Saturday, December 17, 2016

Advent, Day 21: When the River Meets the Sea

On that day the remnant of Israel and the survivors of the house of Jacob will no more lean on the one who struck them, but will lean on the Lord, the Holy One of Israel, in truth. A remnant will return, the remnant of Jacob, to the mighty God. For though your people Israel were like the sand of the sea, only a remnant of them will return. Destruction is decreed, overflowing with righteousness. For the Lord God of hosts will make a full end, as decreed, in all the earth.

- Isaiah 10:20-23

"The survivors ... will no more lean on the one who struck them." To lean on the one who struck you is to stick with your abuser. Wow -- this sentence is loaded.

I just finished reading a book called Jesus Land, a memoir by a woman who spent time in the 1980s in an abusive Christian reform school in the Dominican Republic. I'm not sure I recommend it unless you just want to have your eyes opened to ongoing abuse (the school is apparently still there). The story is violent and bleak, and naturally, in the end, the author cuts Christianity completely out of her life. You could say that she has been saved from the kind of religion that meant leaning on the one who struck her.

It's hard to hold this up against all these prophetic passages in which God is portrayed as using violent means to punish a disobedient people. This is the fuel that, so easily misused, feeds abusive churches and abusive "faith-based" schools. So many people find that religion has been their abuser. And then, thank God, they find a way out.

I wholeheartedly support those who leave their abuser, even when their abuser is the church. And I believe that the hand of God is in their rescue. Other parts of the church will continue to do their best to witness to God's love and mercy, and they will refuse to pronounce God's judgment in the form of abuse. Yes, Christians seek to help with God's work in the world. But we are to do so very carefully, because we are notoriously bad at understanding the difference between justice and abuse.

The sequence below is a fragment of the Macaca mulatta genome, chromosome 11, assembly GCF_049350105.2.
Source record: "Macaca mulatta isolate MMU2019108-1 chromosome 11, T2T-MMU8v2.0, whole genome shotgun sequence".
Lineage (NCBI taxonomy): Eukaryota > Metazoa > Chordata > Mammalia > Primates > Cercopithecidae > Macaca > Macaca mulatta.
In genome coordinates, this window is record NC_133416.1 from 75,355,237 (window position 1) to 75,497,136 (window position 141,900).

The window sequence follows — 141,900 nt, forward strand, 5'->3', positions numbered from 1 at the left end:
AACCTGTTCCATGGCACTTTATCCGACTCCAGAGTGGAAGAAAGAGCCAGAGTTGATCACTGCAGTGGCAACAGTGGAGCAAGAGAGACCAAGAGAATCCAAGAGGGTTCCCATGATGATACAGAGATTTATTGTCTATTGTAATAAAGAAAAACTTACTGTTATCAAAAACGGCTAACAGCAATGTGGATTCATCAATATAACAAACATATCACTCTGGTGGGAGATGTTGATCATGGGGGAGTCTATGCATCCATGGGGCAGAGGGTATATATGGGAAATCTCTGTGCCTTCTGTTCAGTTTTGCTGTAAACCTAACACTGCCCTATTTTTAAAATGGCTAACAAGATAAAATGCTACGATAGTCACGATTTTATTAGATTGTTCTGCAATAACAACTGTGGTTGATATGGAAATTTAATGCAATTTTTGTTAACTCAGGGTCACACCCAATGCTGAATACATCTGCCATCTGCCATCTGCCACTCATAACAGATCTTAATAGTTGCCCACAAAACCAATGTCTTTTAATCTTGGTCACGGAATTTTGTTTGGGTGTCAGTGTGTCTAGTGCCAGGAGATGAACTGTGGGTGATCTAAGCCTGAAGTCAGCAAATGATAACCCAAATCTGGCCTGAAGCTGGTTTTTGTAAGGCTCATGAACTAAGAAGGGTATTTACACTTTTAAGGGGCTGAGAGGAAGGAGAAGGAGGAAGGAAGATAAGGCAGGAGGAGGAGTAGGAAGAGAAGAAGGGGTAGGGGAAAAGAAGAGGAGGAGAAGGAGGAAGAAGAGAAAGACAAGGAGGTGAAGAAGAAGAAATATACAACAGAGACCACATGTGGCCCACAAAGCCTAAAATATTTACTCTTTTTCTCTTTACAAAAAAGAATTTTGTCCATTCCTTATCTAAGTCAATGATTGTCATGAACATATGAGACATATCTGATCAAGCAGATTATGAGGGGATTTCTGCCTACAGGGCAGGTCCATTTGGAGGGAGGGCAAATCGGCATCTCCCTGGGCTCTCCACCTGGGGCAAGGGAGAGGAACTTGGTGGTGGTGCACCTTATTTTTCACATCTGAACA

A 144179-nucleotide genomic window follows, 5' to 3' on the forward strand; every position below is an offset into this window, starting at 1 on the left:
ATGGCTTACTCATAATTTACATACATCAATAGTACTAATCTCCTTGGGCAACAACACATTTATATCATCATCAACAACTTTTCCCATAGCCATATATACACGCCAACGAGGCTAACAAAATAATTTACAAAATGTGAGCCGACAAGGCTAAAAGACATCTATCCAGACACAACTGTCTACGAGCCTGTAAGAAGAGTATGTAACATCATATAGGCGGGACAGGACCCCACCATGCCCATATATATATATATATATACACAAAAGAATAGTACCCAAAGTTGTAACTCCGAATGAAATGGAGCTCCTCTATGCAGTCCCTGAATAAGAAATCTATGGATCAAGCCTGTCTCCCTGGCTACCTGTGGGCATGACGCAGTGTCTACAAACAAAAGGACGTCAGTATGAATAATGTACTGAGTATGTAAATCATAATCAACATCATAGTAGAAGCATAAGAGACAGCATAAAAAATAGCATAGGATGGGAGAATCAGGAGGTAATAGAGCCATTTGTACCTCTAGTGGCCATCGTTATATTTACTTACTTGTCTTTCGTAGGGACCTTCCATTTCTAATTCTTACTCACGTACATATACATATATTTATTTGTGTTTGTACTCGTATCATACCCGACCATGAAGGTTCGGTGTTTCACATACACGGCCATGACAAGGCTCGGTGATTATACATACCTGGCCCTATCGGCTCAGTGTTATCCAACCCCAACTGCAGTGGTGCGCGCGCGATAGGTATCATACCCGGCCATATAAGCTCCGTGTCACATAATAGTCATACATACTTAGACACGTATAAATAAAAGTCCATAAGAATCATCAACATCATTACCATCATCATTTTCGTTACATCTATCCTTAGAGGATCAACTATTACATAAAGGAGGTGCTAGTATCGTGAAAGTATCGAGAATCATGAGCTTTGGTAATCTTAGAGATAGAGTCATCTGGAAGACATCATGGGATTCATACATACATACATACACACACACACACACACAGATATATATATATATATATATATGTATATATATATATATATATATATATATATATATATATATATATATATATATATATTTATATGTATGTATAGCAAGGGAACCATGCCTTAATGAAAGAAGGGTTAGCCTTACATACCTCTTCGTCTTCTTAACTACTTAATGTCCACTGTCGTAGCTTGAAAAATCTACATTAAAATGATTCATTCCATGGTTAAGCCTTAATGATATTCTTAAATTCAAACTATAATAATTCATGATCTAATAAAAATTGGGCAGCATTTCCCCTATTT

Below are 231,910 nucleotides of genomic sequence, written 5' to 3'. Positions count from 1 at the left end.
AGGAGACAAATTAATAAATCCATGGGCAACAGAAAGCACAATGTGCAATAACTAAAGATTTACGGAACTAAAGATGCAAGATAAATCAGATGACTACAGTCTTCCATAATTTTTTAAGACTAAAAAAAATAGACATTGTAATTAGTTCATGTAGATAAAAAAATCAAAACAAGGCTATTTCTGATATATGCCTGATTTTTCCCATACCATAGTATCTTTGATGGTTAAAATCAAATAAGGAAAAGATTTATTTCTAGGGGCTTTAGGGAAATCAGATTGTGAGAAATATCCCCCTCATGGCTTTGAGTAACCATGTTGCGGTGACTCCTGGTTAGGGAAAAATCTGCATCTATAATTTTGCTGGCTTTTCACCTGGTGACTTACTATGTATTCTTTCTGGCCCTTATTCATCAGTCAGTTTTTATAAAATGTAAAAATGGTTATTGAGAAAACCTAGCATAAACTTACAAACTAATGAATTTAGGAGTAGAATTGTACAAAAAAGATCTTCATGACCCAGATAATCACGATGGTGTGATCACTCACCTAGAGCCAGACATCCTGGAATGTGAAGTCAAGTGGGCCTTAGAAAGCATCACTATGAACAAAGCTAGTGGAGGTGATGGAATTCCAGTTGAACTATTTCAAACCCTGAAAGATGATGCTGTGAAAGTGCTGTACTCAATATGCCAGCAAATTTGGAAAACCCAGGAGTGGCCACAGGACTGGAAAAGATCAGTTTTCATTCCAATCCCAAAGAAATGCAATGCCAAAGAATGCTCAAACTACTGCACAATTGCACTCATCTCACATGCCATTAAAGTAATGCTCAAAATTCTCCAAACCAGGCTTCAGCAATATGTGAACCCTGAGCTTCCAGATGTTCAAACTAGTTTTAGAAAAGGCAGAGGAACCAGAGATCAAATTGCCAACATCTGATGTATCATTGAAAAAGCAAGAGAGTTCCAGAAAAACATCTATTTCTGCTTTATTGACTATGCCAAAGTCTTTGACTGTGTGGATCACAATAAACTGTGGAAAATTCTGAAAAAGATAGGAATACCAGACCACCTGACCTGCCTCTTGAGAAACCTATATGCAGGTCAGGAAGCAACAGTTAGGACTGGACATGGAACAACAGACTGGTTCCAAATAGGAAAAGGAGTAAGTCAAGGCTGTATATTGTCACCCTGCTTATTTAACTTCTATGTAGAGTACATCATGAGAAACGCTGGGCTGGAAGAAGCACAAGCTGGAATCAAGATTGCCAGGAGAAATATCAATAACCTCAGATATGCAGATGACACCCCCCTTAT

Yet I also believe that all will be made clear one day ... in time, we'll understand. That's the real "end times" ... none of this nonsense about God sweeping the good people into the sky and torturing the bad. You'll find imagery like this scattered throughout the Bible in order to give hope of rescue to the abused; so often vengeance is the only way we humans can imagine justice occurring. But God's vengeance doesn't look like we want it to look. God wants all of us to accept the invitation to live in love, because truly there is no better way to live.

The musical pick for today is, admittedly, primarily about nostalgia. I've loved this song since I was a child: John Denver singing with Kermit the Frog's little nephew, Robin. And I still find it both comforting and profound: in time we'll understand, "when the river meets the sea."

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